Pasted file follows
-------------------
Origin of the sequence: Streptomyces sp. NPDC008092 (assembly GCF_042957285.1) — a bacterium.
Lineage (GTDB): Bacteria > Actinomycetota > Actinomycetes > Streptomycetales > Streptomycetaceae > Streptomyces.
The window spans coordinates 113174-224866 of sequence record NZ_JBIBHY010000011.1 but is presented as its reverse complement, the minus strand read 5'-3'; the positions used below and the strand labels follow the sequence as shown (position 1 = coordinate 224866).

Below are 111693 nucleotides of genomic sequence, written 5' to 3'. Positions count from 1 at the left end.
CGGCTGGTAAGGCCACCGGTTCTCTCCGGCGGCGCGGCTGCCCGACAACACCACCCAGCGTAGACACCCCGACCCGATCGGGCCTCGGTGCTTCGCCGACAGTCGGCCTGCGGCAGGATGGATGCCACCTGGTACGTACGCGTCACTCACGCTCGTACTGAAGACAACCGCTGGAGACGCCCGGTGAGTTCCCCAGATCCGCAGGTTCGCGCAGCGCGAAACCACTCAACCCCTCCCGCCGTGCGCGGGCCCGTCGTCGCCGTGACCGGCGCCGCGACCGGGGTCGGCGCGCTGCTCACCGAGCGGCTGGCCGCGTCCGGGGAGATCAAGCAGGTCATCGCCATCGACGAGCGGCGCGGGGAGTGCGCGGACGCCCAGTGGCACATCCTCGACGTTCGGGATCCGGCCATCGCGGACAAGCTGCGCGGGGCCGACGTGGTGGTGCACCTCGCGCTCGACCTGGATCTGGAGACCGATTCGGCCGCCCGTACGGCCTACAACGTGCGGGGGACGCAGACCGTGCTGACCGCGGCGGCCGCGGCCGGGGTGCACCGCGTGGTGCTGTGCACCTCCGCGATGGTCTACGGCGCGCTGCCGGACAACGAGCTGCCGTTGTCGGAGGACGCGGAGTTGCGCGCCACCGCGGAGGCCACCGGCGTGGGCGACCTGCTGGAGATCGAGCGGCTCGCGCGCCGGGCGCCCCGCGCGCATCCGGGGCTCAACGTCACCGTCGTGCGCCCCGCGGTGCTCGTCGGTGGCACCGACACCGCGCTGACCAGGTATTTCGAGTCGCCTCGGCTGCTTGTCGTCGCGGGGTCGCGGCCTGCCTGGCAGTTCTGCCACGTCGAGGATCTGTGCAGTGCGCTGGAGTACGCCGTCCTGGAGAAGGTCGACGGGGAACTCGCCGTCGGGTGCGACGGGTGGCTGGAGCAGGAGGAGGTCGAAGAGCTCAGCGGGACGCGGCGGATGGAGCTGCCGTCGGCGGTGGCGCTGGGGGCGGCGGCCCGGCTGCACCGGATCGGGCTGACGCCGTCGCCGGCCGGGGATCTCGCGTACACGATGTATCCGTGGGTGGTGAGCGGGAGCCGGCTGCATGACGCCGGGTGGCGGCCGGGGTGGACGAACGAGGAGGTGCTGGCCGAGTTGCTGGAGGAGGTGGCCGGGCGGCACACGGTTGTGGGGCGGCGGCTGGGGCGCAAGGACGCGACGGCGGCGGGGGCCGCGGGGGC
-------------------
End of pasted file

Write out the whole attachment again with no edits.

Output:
Origin of the sequence: Streptomyces sp. NPDC008092 (assembly GCF_042957285.1) — a bacterium.
Lineage (GTDB): Bacteria > Actinomycetota > Actinomycetes > Streptomycetales > Streptomycetaceae > Streptomyces.
The window spans coordinates 113174-224866 of sequence record NZ_JBIBHY010000011.1 but is presented as its reverse complement, the minus strand read 5'-3'; the positions used below and the strand labels follow the sequence as shown (position 1 = coordinate 224866).

Below are 111693 nucleotides of genomic sequence, written 5' to 3'. Positions count from 1 at the left end.
CGGCTGGTAAGGCCACCGGTTCTCTCCGGCGGCGCGGCTGCCCGACAACACCACCCAGCGTAGACACCCCGACCCGATCGGGCCTCGGTGCTTCGCCGACAGTCGGCCTGCGGCAGGATGGATGCCACCTGGTACGTACGCGTCACTCACGCTCGTACTGAAGACAACCGCTGGAGACGCCCGGTGAGTTCCCCAGATCCGCAGGTTCGCGCAGCGCGAAACCACTCAACCCCTCCCGCCGTGCGCGGGCCCGTCGTCGCCGTGACCGGCGCCGCGACCGGGGTCGGCGCGCTGCTCACCGAGCGGCTGGCCGCGTCCGGGGAGATCAAGCAGGTCATCGCCATCGACGAGCGGCGCGGGGAGTGCGCGGACGCCCAGTGGCACATCCTCGACGTTCGGGATCCGGCCATCGCGGACAAGCTGCGCGGGGCCGACGTGGTGGTGCACCTCGCGCTCGACCTGGATCTGGAGACCGATTCGGCCGCCCGTACGGCCTACAACGTGCGGGGGACGCAGACCGTGCTGACCGCGGCGGCCGCGGCCGGGGTGCACCGCGTGGTGCTGTGCACCTCCGCGATGGTCTACGGCGCGCTGCCGGACAACGAGCTGCCGTTGTCGGAGGACGCGGAGTTGCGCGCCACCGCGGAGGCCACCGGCGTGGGCGACCTGCTGGAGATCGAGCGGCTCGCGCGCCGGGCGCCCCGCGCGCATCCGGGGCTCAACGTCACCGTCGTGCGCCCCGCGGTGCTCGTCGGTGGCACCGACACCGCGCTGACCAGGTATTTCGAGTCGCCTCGGCTGCTTGTCGTCGCGGGGTCGCGGCCTGCCTGGCAGTTCTGCCACGTCGAGGATCTGTGCAGTGCGCTGGAGTACGCCGTCCTGGAGAAGGTCGACGGGGAACTCGCCGTCGGGTGCGACGGGTGGCTGGAGCAGGAGGAGGTCGAAGAGCTCAGCGGGACGCGGCGGATGGAGCTGCCGTCGGCGGTGGCGCTGGGGGCGGCGGCCCGGCTGCACCGGATCGGGCTGACGCCGTCGCCGGCCGGGGATCTCGCGTACACGATGTATCCGTGGGTGGTGAGCGGGAGCCGGCTGCATGACGCCGGGTGGCGGCCGGGGTGGACGAACGAGGAGGTGCTGGCCGAGTTGCTGGAGGAGGTGGCCGGGCGGCACACGGTTGTGGGGCGGCGGCTGGGGCGCAAGGACGCGACGGCGGCGGGGGCCGCGGGGGC